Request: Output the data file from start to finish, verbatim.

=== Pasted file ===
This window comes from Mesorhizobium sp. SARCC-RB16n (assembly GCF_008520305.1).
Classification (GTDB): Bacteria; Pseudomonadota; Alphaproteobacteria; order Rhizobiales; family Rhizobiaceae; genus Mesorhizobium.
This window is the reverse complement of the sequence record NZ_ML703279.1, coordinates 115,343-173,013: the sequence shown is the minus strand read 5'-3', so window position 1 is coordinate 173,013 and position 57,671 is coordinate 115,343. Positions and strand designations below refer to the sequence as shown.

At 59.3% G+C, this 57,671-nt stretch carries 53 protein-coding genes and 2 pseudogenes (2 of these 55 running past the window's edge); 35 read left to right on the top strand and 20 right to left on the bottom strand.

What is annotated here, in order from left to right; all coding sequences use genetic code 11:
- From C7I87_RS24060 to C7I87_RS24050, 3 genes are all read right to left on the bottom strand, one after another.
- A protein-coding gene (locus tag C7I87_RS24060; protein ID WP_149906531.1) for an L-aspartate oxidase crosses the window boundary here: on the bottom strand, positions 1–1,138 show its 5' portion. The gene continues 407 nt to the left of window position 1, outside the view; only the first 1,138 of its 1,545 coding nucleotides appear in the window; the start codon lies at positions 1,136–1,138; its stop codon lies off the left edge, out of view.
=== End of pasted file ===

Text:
This window comes from Mesorhizobium sp. SARCC-RB16n (assembly GCF_008520305.1).
Classification (GTDB): Bacteria; Pseudomonadota; Alphaproteobacteria; order Rhizobiales; family Rhizobiaceae; genus Mesorhizobium.
This window is the reverse complement of the sequence record NZ_ML703279.1, coordinates 115,343-173,013: the sequence shown is the minus strand read 5'-3', so window position 1 is coordinate 173,013 and position 57,671 is coordinate 115,343. Positions and strand designations below refer to the sequence as shown.

At 59.3% G+C, this 57,671-nt stretch carries 53 protein-coding genes and 2 pseudogenes (2 of these 55 running past the window's edge); 35 read left to right on the top strand and 20 right to left on the bottom strand.

What is annotated here, in order from left to right; all coding sequences use genetic code 11:
- From C7I87_RS24060 to C7I87_RS24050, 3 genes are all read right to left on the bottom strand, one after another.
- A protein-coding gene (locus tag C7I87_RS24060; protein ID WP_149906531.1) for an L-aspartate oxidase crosses the window boundary here: on the bottom strand, positions 1–1,138 show its 5' portion. The gene continues 407 nt to the left of window position 1, outside the view; only the first 1,138 of its 1,545 coding nucleotides appear in the window; the start codon lies at positions 1,136–1,138; its stop codon lies off the left edge, out of view.